updated 10/21/2009 3:55:37 PM ET 2009-10-21T19:55:37

Holiday surcharges. Bag fees. Fees for just about everything. Long airport security lines. Flying might not be your cheapest, quickest or most comfortable option to travel to grandma’s house this Thanksgiving.

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Consider taking the bus or Amtrak, driving or even renting a recreational vehicle for a family adventure. At an average $2.57 a gallon this week, gasoline is almost 12 percent cheaper than it was a year ago.

Still, the distance you have to travel may make the airplane route the only practical course.

“Prudent families should closely compare the cost of all modes of transportation for both price and hassle,” says Rick Seaney of FareCompare.com.

Here’s a by-the-numbers look at different modes of transportation for a family of four traveling on three routes representing a cross-section of the country on Nov. 25 and returning on Nov. 29 — and how you can save during your trip. The airfares selected were the cheapest nonstop itineraries available as of last weekend.

1. New York City to Boston.
Booking a flight on US Airways will cost you $282.20 roundtrip, including taxes and fees, per person. Add in one bag checked at the airport for each family member and that adds $200 roundtrip. Kits that includes a fleece blanket, an inflatable neck pillow, eye shades and earplugs will run you another $28 for four. Air total: $1,357.

Greyhound will get you there for $144 roundtrip. Checking a second bag for two adults will cost $40 roundtrip. Bring your own food from home for about $16, pillows and DVD player for entertainment. Bus total: $200.

Roundtrip on Amtrak will cost the family $594. Your first three checked bags are free. Hitting the dining car for specialty salads for everyone will be $72 roundtrip. Train total: $666.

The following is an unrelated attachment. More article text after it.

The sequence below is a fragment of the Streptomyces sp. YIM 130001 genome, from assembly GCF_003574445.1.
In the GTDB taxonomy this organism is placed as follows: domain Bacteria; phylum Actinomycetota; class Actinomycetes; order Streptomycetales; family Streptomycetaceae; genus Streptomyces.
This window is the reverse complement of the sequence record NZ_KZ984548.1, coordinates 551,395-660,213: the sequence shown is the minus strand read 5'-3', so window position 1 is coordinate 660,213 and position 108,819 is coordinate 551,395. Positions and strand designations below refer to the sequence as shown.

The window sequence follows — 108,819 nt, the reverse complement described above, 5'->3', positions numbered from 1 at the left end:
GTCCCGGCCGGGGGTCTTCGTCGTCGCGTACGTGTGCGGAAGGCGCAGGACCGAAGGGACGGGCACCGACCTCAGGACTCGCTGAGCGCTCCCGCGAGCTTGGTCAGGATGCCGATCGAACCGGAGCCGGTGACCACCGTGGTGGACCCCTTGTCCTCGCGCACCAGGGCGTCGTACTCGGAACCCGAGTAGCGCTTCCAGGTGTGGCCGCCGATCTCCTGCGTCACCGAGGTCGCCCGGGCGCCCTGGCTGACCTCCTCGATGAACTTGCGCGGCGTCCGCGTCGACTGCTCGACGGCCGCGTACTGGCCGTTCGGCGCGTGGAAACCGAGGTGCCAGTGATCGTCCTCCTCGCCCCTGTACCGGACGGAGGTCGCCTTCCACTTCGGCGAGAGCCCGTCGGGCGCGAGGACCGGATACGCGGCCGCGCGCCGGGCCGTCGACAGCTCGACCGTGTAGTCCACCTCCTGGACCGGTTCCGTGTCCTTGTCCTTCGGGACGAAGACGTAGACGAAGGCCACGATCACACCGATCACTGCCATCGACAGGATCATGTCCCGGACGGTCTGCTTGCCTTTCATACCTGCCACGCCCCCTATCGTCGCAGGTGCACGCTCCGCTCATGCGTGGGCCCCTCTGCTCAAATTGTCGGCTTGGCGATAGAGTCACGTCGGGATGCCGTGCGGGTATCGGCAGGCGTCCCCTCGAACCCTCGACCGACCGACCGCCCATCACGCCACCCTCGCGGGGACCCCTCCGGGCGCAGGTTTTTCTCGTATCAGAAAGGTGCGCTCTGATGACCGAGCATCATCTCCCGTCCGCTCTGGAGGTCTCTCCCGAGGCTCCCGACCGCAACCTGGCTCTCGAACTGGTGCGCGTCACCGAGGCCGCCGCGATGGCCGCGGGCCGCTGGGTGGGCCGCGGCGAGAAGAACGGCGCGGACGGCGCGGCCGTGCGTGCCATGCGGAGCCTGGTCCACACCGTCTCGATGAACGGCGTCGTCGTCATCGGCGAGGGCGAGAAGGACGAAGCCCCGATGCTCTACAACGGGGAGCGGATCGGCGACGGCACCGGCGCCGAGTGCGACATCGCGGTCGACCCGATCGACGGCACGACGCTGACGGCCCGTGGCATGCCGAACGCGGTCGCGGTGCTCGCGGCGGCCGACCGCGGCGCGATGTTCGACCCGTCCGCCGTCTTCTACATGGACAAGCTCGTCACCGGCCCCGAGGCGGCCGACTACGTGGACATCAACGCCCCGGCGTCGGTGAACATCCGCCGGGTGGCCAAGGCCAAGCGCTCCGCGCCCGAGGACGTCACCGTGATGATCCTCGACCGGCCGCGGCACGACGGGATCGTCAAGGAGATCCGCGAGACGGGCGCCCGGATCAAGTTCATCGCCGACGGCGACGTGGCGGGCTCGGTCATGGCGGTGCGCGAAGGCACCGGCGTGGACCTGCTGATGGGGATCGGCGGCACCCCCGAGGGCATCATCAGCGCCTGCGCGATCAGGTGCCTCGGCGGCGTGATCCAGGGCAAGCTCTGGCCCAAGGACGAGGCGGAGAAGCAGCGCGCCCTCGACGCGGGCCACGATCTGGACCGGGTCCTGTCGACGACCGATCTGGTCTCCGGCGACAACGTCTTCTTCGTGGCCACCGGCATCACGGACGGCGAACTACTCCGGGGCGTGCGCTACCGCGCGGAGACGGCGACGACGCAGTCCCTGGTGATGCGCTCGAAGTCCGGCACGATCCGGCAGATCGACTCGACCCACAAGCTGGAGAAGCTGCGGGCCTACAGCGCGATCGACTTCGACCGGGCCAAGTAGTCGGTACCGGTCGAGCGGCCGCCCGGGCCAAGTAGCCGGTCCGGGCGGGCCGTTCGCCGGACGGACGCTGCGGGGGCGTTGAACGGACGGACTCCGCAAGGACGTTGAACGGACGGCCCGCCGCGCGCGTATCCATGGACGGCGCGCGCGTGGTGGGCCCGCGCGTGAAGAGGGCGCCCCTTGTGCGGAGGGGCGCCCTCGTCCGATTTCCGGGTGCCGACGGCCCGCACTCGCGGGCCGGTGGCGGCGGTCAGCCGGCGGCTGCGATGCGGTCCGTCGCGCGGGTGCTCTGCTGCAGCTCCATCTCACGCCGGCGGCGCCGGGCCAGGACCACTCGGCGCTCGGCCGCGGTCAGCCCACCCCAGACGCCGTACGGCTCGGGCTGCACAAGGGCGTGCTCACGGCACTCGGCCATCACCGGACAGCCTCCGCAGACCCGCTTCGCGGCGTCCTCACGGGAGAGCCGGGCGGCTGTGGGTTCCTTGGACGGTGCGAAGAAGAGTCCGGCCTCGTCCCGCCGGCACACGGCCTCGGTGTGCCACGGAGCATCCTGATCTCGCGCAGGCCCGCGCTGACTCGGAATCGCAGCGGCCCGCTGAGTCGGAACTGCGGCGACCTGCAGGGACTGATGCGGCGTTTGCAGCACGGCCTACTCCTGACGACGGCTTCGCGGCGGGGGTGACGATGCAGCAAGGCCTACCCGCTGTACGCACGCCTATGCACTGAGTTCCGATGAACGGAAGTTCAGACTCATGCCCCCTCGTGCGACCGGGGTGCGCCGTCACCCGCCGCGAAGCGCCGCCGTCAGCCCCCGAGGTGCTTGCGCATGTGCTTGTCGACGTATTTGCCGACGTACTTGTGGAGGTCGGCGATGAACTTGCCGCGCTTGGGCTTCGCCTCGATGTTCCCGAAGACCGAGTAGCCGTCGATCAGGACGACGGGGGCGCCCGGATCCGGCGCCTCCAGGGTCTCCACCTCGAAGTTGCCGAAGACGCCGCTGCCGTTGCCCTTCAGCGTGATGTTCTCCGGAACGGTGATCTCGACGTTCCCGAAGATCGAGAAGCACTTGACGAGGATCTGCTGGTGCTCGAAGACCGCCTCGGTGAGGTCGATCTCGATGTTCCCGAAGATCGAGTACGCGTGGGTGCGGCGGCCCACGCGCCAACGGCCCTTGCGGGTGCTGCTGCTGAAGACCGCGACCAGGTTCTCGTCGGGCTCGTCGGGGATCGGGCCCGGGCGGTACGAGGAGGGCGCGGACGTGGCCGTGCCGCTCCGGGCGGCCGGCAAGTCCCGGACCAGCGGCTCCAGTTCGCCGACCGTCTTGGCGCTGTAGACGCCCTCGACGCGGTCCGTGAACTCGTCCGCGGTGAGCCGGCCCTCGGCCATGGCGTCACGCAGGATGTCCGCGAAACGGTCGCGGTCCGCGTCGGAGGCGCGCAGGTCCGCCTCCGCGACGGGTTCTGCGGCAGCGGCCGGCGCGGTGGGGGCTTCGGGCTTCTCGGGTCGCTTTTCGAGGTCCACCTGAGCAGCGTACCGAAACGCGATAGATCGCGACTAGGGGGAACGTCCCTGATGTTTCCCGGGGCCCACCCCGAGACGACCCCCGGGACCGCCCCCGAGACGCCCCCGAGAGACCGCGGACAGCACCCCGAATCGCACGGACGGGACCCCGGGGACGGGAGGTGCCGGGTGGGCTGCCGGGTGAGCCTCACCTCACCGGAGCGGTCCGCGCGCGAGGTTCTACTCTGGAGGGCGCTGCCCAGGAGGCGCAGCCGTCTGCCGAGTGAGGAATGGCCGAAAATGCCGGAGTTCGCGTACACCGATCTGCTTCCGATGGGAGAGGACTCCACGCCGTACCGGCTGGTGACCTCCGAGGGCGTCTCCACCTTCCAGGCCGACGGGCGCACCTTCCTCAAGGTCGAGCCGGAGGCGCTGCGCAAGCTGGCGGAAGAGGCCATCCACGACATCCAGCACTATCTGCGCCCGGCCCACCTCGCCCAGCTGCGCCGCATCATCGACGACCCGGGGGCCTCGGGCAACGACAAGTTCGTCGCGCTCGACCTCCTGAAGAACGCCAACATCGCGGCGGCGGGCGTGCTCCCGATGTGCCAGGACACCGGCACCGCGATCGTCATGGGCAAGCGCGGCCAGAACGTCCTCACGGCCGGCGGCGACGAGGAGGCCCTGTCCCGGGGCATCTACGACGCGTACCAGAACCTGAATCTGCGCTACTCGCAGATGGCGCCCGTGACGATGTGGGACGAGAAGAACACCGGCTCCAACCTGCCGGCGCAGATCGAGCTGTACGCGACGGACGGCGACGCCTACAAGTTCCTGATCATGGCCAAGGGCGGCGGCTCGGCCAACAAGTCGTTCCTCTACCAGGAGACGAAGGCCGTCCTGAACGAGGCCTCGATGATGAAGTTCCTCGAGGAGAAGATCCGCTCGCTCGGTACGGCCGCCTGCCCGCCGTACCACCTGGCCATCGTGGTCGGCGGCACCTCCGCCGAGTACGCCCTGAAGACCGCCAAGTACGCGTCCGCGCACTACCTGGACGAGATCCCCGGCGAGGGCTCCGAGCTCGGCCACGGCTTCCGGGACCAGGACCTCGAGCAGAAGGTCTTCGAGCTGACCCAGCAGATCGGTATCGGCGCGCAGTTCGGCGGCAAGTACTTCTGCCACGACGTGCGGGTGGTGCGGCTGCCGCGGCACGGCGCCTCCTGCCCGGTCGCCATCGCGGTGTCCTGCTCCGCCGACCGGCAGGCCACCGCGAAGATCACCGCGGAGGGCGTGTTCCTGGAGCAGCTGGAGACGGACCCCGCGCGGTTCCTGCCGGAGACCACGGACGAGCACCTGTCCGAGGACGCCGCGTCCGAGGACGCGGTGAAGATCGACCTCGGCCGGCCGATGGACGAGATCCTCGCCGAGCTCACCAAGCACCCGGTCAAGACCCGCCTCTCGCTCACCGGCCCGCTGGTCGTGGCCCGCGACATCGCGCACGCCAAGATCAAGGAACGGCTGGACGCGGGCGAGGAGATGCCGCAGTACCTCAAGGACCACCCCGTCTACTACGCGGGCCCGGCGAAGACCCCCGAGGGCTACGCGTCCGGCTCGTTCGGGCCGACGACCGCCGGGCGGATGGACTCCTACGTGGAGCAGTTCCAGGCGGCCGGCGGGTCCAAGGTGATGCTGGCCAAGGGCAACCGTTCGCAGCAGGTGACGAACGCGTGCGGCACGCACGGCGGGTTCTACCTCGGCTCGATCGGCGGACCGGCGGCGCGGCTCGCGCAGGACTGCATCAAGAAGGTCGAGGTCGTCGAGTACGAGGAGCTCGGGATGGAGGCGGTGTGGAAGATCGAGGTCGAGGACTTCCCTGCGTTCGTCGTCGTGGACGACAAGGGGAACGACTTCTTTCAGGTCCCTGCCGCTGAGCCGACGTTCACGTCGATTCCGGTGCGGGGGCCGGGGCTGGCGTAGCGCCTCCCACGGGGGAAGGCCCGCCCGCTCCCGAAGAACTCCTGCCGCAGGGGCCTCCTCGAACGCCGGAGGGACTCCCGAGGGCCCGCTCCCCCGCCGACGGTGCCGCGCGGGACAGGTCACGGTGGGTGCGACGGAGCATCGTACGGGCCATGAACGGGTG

You can drive the 215 miles each way for about $50 in gas roundtrip. Meals on the road will add about $80 more. No charge for entertainment you bring with you. Driving total: $130.

2. Atlanta to St. Louis.
A Delta Air Lines roundtrip flight runs the family $1,037. Roundtrip fees for one bag checked by each person at the airport adds another $160. If you want some entertainment, Wi-Fi for one laptop would be about $12 roundtrip. Air total: $1,209.

Greyhound roundtrip runs you about $811. Checking a second bag for two adults will cost $40. Bus total: $851.

There's no train itinerary available to get you there by Thanksgiving dinner.

Drive the 555 miles for about $150 in gas roundtrip. Add in roughly $160 in meals. Driving total: $310.

3. Los Angeles-Portland, Ore.
Alaska Airlines tickets will cost the family about $1,949 roundtrip. One checked bag per person each way is $120 roundtrip. Want food on the flight? A picnic pack including salami, cheese, crackers, apple sauce and energy-drink mix runs $48 roundtrip. Air total: $2,117.

Greyhound gets you there for about $874 roundtrip. Another $40 for the bag fees. Bus total: $914.

The train costs $999 roundtrip, plus about $150 for meals if you buy them on board during the nearly 24-hour ride each way. Train total: $1,149.

Driving probably won't work for most people, since it is 964 miles each way.

Consider an RV
For those so fed up with tarmac delays, lost baggage and other hassles, you might consider renting an RV for your Thanksgiving trip.

Jon Tancredi, a spokesman for the Recreation Vehicle Industry Association, says the homes on wheels mean no lost luggage, missed connections or less-than-helpful gate agents.

“There's no charge for baggage, movies or boxed lunches,” he says. “Heck, there are no boxed lunches, as RVers have a gourmet kitchen in tow.”

Take traveling from Pittsburgh to Lancaster, Pa., as an example.

The group estimates that the cost over three days for a family of four driving the 238-mile trip in a motor home would be $846, including rental charges, fuel, meals and campsite fees. The rental charges alone run about $180 a day.

© 2012 The Associated Press. All rights reserved. This material may not be published, broadcast, rewritten or redistributed.

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